After years of dealing with facilities that, as Shuchman described it, “are not as good as they can be,” Swarthmore’s coaches were excited for the opportunities that the space could provide, both to improve their teams and to recruit better players.
Head men’s basketball coach Landry Kosmalski described the facility as “one of the best of any small, liberal arts school in the country.” Since he believes that “having a modern workout facility is something that seems to be important to high school athletes,” Kosmalski feels that the Matchbox “definitely” is a valuable recruiting tool.
Gress agreed, saying, “The Matchbox will be a definite stop when I am showing a prospective student the athletic facilities. It puts us more on par with similar institutions and communicates that athletes at Swarthmore are serious about their sports.”
For a lacrosse team that competes against some of the best Division III teams in the country, updated facilities can be a critical part of sustaining a winning program.
Student-athletes also felt that the facility would help their teams develop, strengthen and bond. Neither the Mullan Center nor the temporary varsity weight room housed in a shed next to the train tracks was large enough for teams such as lacrosse and baseball to train together. The Matchbox has brought with it the first opportunity for these teams to workout together and players are ecstatic about this change.
Lacrosse player Elizabeth Bachman ’15 had a simple first impression of the Matchbox. Bachman said, “I don’t know that I had a specific reaction to seeing the new building other than wishing that we had had a facility of this size and quality my freshman year.” Bachman anticipates that “the Matchbox will help our team prepare more effectively for our season in a couple of ways, mostly through the different kinds of workouts we can do and the increased frequency and enthusiasm with which we work out in the new facility. By really focusing on our fitness in the offseason, I think we will be better prepared come February 1.”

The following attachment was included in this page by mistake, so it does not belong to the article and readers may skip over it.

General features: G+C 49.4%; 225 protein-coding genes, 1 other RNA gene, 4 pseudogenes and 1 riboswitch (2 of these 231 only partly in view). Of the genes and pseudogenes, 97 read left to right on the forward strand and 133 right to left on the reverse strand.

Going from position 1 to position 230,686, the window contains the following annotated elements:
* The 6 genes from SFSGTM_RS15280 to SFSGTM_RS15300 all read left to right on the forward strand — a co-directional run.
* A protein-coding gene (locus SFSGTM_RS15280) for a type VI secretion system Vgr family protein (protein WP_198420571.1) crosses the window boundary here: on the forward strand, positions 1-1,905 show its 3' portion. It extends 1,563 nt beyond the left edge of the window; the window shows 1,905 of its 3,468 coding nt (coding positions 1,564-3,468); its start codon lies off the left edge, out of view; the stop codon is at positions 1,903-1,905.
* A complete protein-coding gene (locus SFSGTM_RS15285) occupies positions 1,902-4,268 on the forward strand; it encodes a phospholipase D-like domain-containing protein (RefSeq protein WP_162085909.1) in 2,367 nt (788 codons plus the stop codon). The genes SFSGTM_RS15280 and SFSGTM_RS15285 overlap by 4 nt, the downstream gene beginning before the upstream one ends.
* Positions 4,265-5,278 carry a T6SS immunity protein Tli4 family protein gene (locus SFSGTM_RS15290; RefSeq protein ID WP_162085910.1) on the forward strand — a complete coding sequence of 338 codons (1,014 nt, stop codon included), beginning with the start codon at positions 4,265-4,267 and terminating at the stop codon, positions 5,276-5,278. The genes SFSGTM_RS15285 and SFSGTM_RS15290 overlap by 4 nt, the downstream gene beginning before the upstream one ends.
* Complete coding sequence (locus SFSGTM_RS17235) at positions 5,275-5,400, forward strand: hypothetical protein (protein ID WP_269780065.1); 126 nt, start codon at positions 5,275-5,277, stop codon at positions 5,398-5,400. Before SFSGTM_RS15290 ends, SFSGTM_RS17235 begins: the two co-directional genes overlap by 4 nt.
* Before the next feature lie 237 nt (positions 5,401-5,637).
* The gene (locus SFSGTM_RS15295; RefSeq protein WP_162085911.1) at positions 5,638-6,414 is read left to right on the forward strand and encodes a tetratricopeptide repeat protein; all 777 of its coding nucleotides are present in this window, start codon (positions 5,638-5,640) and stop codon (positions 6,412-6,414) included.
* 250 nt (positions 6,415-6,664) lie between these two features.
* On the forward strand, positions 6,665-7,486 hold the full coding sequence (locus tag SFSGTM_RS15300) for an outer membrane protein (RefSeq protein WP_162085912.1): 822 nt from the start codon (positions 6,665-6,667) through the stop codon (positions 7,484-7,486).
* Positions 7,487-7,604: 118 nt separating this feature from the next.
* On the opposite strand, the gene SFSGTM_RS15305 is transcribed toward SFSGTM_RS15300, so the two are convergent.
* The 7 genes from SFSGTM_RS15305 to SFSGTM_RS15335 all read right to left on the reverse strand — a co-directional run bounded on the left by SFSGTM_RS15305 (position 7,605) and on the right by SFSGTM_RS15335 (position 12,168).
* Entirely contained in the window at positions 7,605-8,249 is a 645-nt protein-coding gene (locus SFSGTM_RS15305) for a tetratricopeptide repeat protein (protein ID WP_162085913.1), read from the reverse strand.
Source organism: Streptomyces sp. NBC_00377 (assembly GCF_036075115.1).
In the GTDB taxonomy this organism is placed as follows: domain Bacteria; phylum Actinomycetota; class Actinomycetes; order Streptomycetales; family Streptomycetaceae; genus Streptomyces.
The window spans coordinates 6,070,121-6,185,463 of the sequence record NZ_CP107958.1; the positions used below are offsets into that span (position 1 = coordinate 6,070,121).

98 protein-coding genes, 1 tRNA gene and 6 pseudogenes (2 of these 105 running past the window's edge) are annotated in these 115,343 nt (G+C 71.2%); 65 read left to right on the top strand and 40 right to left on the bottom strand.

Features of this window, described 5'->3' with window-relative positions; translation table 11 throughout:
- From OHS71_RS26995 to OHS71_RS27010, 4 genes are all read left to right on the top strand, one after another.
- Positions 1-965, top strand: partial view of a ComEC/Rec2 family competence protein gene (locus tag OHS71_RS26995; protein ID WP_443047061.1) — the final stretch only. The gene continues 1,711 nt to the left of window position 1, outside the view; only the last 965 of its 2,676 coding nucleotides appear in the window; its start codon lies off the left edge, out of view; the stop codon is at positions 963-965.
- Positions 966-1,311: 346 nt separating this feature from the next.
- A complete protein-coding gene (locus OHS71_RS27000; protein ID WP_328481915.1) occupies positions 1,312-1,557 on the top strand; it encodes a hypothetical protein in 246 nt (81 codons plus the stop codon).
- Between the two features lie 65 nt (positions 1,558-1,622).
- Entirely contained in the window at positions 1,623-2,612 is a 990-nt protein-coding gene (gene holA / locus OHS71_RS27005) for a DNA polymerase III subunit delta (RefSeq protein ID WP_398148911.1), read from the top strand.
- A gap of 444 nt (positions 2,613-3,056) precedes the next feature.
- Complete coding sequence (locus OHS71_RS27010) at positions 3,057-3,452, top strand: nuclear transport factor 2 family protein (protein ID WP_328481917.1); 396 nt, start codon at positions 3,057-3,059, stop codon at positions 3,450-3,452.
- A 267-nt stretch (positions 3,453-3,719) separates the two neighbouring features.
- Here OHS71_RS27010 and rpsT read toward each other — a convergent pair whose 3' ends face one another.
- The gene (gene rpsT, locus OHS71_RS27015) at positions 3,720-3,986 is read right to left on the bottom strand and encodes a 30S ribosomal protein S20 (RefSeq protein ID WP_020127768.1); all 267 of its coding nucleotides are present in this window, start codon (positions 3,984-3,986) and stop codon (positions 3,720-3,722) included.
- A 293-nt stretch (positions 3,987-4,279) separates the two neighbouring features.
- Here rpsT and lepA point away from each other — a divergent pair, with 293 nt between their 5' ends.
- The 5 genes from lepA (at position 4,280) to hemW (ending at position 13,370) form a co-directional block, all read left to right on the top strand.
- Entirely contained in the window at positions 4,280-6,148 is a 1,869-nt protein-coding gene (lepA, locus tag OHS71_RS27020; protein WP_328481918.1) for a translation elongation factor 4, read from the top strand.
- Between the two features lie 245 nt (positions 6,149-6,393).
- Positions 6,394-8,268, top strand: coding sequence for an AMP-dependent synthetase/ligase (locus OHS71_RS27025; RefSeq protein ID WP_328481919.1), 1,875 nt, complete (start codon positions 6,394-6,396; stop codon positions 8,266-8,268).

The energy and motivation did not stop with athletes, as the Matchbox exceeded expectations for many students. Jess Seigel ’16 said, “I was a little bit concerned when I first saw the original frame of the Matchbox because it seemed to be the same size as Mullan. Having now been inside and experienced the way that the multiple levels provide more space, I think that it will better serve the size and needs of the campus.”
Seigel, who exercises regularly, hopes that the building will help others on campus develop healthy lifestyles. Her first impression was positive, as she observed that the building was “definitely more crowded this morning at 7 a.m. than [the Mullan Center] had been previously.”
Pérez agrees that more people will use the new space, but emphasized caution when predicting the ability of the space alone to promote a healthier lifestyle for the campus community, saying, “A healthy lifestyle cannot be developed overnight.” That said, he believes that “this new space might motivate a greater percentage of the student body to participate in exercise and relieve school-related stress.”
The Matchbox, with its glass windows, nicely manicured outdoor area and modern interior, stands out particularly due to its juxtaposition with the Lamb Miller Field House. Like the Matchbox, this building was a once state-of-the-\art facility. The only problem is that it when it was a state of the art facility, a gallon of gasoline cost $0.19 and Franklin Delano Roosevelt was in office. While the College’s Master Plan mentions “the need to address the limitations of the Lamb-Miller Field House,” there are no specific plans for major renovations of the space.
Shuchman hopes that the Matchbox, which was built by reusing the foundation and many of the building materials from the squash courts, becomes a model for renovating other buildings, including the Field House. He said, “I think that whole part of campus needs work and if you start with [reusing materials], it just feels different. My hope is that this will be the start of really starting to upgrade that part of the campus.”
Reflecting on why the couple chose to donate an athletic facility, Shuchman said, “There’s a lot of things you can give as a donor, but this is something very tangible and real that will impact student life and the campus community.” That impact is already being felt and should continue to be for years into the future.